Hartwell, Ohio History: The Canal, Farms and Railroads
The Miami Canal
As the population grew, so did the need for a safe and speedy way to deliver goods from Cincinnati to outlying areas. Here in what was once known as Section One of Springfield Township, where Captain Jacob White had purchased land and settled, the canal ran up through the middle of the township, sandwiched between Wayne's Road and the Mill Creek. The Miami Canal in the Mill Creek Valley was excavated and opened in 1827. The Miami Canal was linked to the Erie Canal in 1849.
See many of the historical sites, buildings and homes with our Hartwell History Google Map! You can download the Hartwell History Google Map to your computer or smart phone with this link. Once you've opened it in Google Maps, you can find it again by clicking the 3 lines in the upper left corner near the search bar, then select "Your Places" and click to "Maps".
Large farms and fruit orchards were maintained in this area during that time. The Greenham family owned about 200 acres in the center of Section One. Built around 1828, their original brick home (with additions), still stands today on Parkway Avenue. Judge Jonathan Cilley owned quite a bit of land next to the Greenhams; his land extended to include the land that Drake Center now sits upon. We got the name "Cilley Creek" for the stream that runs by the ball fields below Drake from Judge Cilley. The 100-acre Sturgis farm was located in the northern part of Section One of the township.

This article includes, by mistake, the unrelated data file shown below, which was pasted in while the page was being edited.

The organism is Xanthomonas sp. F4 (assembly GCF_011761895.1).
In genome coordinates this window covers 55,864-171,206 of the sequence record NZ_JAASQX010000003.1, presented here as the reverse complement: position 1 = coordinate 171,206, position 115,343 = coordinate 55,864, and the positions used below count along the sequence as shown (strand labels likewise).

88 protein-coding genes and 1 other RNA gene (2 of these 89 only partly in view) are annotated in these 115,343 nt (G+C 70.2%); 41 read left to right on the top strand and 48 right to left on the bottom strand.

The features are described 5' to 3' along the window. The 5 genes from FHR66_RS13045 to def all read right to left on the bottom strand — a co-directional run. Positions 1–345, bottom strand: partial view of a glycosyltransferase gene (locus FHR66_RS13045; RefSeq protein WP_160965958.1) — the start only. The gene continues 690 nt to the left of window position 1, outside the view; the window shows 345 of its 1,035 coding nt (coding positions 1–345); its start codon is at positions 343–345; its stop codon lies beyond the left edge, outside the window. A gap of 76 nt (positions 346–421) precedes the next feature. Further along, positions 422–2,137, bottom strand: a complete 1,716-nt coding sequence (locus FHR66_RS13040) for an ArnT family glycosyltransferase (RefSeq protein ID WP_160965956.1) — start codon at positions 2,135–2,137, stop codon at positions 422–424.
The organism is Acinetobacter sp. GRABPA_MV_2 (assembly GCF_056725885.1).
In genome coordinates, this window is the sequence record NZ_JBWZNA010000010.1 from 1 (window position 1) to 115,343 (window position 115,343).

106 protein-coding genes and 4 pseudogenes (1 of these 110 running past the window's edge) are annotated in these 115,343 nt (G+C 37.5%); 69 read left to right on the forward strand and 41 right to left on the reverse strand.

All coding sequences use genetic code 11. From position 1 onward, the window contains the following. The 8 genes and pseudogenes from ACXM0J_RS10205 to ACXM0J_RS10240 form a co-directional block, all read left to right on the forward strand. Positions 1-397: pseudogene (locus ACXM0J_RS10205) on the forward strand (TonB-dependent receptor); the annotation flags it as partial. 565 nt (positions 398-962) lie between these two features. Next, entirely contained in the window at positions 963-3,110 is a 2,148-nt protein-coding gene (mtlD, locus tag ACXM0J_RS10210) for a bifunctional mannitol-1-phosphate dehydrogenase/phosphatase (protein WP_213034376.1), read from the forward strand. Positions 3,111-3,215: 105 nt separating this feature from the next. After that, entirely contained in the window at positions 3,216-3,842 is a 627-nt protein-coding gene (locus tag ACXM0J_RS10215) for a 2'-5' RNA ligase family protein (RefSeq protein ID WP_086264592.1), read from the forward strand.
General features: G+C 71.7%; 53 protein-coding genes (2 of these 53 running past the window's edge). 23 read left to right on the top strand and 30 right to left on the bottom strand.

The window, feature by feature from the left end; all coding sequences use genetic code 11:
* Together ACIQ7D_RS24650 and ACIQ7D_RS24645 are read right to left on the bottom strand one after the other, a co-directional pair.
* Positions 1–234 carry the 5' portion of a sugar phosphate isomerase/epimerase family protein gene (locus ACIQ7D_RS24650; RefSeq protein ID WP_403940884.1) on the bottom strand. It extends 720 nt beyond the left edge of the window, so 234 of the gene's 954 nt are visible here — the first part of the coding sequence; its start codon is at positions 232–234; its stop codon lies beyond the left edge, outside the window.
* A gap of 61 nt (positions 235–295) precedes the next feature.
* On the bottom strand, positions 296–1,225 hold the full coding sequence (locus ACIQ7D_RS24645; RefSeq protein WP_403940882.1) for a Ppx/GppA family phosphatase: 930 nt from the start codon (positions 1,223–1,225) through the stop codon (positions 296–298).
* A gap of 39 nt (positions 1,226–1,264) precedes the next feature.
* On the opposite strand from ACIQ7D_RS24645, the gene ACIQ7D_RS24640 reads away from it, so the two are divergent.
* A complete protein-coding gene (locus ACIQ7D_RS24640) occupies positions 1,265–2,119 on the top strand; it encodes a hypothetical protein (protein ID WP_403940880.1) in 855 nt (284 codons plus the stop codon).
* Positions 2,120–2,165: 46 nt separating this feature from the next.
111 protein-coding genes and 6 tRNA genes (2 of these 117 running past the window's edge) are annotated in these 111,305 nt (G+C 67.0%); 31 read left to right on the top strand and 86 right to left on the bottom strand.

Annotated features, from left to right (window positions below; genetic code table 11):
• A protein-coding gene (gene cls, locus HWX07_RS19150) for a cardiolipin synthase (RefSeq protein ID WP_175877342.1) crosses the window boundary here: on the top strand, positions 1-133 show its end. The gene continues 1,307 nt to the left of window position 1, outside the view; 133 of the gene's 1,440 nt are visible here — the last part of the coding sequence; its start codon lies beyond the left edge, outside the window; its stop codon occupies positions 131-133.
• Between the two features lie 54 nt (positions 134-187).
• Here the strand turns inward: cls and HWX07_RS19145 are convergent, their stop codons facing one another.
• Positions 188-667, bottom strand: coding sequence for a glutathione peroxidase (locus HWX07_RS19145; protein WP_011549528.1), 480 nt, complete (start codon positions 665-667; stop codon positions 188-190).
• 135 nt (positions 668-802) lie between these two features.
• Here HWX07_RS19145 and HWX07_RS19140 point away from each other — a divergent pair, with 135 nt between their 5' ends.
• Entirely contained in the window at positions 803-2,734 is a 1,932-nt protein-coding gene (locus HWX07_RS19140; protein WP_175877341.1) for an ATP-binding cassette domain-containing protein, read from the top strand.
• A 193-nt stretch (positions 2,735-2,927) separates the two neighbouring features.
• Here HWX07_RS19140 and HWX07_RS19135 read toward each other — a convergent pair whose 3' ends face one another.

The James Zerbe family built their house on the old Sturgis farm in the 1840s. No longer standing, it was located on what we know today to be the southwest corner of Anthony Wayne and Sheehan. It was a 33-room red brick structure "...with gabled roofs and numerous balconies and verandas. The wooden carriage porch served many years as a protection for celebrated guests in gala attire. The house was famed for its hospitality...", says The WPA Guide To Cincinnati (1943).
The CH&D Railroad
The Cincinnati, Hamilton and Dayton (CH&D) Railroad lay down its tracks through here in 1851. By the year 1888, sixty passenger and freight trains ran daily over these tracks. The area was further opened up for businessmen who wanted to commute to Cincinnati, yet live in a country-like atmosphere. The CCC and St. L Railroad was squeezed between the canal and Anthony Wayne Ave. (then called Eastern Ave.) in 1872. Sixteen passenger trains ran daily on these tracks in 1888. There were depots at either end of what is Parkway Avenue today.